Every minute, a person generates about 1 or 2 microliters worth of tears. They are a mix of oil, mucus, and water, secreted from different glands and cells around the eye. Tears serve to keep the eyeball surface lubricated. When you blink, your lids work like windshield wipers to push those tears into a pair of tiny holes called puncta, which lead to two sacs between the eyes. Blinking also squeezes those sacs, draining the liquid down the back of the nose and throat. This system operates throughout the day, though you’d never notice.
If your eye gets irritated or if you’re feeling sad, tear production ramps up. The lacrimal gland, which sits above and on the outside of each eye, secretes water until your eyes fill up and overflow. (This dilutes the oil and mucus, so, counterintuitively, extra-watery tears don’t actually moisten eyes.)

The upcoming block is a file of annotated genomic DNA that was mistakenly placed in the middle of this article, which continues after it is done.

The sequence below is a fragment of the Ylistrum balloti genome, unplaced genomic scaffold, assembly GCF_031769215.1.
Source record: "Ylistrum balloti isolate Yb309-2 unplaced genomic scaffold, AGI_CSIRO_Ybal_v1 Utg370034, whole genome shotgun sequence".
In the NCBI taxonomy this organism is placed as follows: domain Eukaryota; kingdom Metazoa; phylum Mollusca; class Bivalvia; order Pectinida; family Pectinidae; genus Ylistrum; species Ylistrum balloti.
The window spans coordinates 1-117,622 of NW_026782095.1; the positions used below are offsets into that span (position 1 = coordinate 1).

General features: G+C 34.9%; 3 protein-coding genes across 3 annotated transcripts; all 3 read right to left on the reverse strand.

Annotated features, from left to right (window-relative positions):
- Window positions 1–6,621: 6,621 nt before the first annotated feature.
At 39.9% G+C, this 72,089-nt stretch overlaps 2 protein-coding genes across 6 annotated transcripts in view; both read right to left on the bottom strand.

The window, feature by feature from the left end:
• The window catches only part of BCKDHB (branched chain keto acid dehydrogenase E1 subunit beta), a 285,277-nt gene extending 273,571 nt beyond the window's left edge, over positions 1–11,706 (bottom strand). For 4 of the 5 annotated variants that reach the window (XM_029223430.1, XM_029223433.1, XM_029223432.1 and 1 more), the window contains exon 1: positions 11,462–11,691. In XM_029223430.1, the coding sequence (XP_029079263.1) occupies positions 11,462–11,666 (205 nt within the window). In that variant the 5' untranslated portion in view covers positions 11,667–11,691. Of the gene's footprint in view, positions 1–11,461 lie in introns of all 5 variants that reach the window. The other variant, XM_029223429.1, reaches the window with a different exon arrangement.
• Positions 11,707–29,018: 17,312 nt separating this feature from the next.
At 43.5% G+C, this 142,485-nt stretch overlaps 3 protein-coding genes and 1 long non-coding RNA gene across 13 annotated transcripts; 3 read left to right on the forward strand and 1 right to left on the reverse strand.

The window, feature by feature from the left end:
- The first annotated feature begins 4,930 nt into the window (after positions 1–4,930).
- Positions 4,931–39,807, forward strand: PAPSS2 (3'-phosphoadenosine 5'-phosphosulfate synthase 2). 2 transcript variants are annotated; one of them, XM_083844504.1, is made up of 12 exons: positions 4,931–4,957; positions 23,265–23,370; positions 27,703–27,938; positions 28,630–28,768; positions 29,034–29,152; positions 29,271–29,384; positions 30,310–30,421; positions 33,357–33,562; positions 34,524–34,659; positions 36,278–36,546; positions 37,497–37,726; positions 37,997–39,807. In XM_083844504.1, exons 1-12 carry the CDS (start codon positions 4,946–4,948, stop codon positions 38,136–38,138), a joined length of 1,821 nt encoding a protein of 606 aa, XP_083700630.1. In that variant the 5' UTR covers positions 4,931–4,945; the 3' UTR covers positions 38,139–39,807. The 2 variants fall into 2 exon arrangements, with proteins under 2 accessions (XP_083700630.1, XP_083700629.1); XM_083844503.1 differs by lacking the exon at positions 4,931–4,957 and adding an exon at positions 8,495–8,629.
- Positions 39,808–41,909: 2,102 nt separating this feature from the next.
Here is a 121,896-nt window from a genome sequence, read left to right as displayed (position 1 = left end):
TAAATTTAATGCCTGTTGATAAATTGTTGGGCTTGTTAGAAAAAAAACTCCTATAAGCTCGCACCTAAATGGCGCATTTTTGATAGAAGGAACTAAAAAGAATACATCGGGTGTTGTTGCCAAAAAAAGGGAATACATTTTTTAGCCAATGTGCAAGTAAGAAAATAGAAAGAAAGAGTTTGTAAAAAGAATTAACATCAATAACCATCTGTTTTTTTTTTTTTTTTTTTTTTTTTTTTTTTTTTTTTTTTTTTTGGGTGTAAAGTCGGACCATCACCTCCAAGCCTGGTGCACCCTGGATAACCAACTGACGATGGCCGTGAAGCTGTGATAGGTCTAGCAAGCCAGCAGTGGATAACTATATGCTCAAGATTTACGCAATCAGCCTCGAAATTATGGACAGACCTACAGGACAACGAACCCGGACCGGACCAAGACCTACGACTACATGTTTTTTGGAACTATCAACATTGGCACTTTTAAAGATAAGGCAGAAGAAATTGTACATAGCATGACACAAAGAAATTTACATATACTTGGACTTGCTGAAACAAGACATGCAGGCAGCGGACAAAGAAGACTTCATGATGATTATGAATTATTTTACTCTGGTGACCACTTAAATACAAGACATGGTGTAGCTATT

Each eye can hold about 7 microliters of fluid, says Penny Asbell, an ophthalmologist at Mount Sinai Medical Center in New York City. When this threshold has been crossed, tears dribble out your eyes and down your cheeks. Excess tears can also flood the drainage ducts that lead into the nasal passage, hence the runny nose.
This article originally appeared in the December 2014 issue of Popular Science, under the title “Why Does Crying Make Noses Run?”.